In the meantime, Stiles said she’s working on providing more information — transparency and financial backup — to what has already been provided.

Stiles said people after the meeting questioned how there could be no plan. They asked for documentation. Records. Graphs and numbers. She added, “of course, I have a plan.” But funding is critical to everything.

She said she is working to finalize her plan to carry the center forward in the future.

In the meantime, fundraising keeps pushing to the forefront.

At the June 7 U.S. Air Force concert in the center gym, Stiles noted the terms of the band’s performance  — free to the audience — limited the center from asking for donations. Donation jars were evident at the refreshment stations during intermission, but nothing could be solicited from the audience to help the center.

She also hopes to provide a list of volunteer needs — opportunities for people to sign up and work, providing much needed functions that will free staff to problem-solve and perform critical jobs.

Information will be added to The Islander website — www.islander.org — as it becomes available, while work continues to improve the center website at www.islandcommunitycenter.com.

Anyone interested can call the center at 941-778-1908.

Concept to save center gains traction in Holmes Beach

A saving grace is needed for the Anna Maria Island Community Center — and soon.

Ideas filled the gym at a meeting held June 4 at the center, 407 Magnolia Ave., Anna Maria. One concept, creating a special tax district, could work its way to the Holmes Beach City Commission and a referendum question for voters.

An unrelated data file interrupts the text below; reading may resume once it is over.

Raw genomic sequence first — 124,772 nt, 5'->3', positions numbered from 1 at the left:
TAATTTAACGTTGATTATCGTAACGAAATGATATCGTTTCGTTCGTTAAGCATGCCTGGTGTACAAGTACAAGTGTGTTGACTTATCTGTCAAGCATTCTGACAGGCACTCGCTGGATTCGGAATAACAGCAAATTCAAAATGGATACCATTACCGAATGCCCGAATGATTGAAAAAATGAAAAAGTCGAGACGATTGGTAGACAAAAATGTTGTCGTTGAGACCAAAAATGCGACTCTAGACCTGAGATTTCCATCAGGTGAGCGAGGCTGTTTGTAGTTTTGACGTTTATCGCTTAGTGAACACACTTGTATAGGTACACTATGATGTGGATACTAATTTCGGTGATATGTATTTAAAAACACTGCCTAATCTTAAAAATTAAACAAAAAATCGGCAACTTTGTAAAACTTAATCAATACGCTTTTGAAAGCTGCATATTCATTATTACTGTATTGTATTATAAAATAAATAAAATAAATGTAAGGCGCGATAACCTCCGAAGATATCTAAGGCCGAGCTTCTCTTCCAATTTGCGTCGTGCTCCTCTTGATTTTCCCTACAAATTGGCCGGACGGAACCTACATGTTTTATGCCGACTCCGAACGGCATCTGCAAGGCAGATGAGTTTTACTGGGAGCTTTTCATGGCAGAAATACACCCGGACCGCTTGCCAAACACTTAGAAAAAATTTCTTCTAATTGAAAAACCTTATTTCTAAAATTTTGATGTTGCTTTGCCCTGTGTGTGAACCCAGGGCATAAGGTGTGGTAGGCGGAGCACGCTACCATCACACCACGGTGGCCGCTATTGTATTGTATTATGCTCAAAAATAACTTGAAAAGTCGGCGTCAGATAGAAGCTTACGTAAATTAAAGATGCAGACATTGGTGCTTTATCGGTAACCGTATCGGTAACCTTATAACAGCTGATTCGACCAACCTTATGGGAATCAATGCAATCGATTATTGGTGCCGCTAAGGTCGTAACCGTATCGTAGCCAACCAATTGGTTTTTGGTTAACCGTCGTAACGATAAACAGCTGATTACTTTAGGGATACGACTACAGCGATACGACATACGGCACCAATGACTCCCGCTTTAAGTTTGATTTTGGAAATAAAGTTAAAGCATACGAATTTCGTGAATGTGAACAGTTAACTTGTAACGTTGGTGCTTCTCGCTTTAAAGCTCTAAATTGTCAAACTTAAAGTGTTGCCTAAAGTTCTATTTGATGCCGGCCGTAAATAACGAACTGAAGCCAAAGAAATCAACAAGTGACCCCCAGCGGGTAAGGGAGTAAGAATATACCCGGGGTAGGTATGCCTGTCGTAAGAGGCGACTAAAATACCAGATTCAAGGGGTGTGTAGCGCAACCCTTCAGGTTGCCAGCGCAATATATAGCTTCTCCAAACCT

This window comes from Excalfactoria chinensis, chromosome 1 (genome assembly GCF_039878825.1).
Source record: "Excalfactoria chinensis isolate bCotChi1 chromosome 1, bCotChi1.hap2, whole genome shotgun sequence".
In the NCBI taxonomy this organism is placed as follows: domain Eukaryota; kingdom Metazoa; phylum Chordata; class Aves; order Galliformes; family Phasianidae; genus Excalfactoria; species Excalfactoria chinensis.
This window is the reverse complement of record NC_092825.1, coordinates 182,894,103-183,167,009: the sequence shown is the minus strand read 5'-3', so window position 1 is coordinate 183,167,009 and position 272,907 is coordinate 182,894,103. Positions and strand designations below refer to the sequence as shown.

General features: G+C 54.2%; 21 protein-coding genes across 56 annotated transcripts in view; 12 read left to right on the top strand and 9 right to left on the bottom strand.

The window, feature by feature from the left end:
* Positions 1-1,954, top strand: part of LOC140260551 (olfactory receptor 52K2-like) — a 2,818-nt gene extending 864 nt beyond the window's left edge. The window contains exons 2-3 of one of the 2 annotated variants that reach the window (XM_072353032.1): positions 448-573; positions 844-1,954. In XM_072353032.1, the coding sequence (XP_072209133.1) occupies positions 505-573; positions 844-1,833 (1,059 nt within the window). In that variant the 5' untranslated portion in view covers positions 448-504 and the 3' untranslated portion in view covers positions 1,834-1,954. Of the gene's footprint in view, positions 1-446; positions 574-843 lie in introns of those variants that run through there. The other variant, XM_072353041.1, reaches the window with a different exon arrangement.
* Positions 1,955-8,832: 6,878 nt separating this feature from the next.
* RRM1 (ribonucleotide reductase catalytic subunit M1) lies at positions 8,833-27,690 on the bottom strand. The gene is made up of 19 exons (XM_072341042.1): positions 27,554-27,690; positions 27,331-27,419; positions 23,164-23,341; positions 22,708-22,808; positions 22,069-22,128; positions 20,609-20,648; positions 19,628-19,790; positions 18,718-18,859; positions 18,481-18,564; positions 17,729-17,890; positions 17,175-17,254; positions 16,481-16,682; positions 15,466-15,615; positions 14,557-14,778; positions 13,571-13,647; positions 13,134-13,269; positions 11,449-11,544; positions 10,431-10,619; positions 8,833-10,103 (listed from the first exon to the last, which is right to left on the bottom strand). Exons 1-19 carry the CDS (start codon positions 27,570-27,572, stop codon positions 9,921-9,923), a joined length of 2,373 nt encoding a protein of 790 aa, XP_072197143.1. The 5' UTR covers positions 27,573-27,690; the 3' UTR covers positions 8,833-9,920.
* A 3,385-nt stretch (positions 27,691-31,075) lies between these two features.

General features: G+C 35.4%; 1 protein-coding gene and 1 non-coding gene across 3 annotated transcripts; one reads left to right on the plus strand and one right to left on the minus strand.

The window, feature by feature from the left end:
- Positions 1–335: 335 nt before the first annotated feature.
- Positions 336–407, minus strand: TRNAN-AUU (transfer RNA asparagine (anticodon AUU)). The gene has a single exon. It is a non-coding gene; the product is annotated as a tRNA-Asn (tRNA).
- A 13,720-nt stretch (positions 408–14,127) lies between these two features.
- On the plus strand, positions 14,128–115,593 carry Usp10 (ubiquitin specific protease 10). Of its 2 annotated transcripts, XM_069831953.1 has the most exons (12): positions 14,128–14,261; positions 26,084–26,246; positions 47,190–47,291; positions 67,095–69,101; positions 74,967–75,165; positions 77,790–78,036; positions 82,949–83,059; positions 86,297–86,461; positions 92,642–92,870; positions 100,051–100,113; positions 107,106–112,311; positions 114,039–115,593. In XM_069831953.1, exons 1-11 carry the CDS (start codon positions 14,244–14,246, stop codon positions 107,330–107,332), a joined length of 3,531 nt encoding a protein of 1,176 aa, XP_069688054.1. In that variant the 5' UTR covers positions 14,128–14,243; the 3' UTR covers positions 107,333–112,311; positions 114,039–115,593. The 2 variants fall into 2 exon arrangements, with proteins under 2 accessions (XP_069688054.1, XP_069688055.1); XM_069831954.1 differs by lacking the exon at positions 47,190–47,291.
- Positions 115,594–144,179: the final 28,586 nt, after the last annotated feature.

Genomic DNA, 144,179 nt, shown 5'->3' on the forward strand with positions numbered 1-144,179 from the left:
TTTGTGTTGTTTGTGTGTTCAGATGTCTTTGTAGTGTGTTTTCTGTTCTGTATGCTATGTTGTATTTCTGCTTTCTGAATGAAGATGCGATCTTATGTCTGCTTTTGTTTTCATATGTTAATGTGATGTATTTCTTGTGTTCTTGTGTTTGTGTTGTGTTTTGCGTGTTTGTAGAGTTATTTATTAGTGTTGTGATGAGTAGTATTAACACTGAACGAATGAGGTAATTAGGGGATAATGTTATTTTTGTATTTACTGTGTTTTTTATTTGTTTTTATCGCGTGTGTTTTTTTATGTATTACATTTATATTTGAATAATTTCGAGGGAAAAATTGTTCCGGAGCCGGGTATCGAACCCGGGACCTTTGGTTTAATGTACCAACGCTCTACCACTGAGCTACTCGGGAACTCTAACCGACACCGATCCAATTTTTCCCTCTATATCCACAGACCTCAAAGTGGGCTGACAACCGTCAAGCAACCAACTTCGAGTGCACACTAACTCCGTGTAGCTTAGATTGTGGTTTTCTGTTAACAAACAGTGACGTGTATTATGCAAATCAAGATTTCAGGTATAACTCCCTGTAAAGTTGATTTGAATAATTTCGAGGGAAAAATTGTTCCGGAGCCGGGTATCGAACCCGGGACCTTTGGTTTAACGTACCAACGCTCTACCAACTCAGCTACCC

Holmes Beach Commissioner David Zaccagnino said he plans to present the idea to the city commission because it’s important for the city to support the center for the services it offers residents, as well as the recreational requirements the center fulfills in the city’s comprehensive plan.

“The comp plan requires more than a regular old green-space park,” Zaccagnino said.

He said the city already supports the center, funding $22,500 annually since 2009, but a special tax district with an assessment on property tax bills could benefit the city and the center.

The tax could provide the center more money, while rolling $22,500 back into the city budget.

“It would level the playing field because Holmes Beach has a lot of rentals. It would be a way for rentals to give back to the residents,” he said.

Zaccagnino estimated Holmes beach has 4,000 properties and, he said, a $25 tax per parcel, could add $100,000 annually to the center’s ailing budget.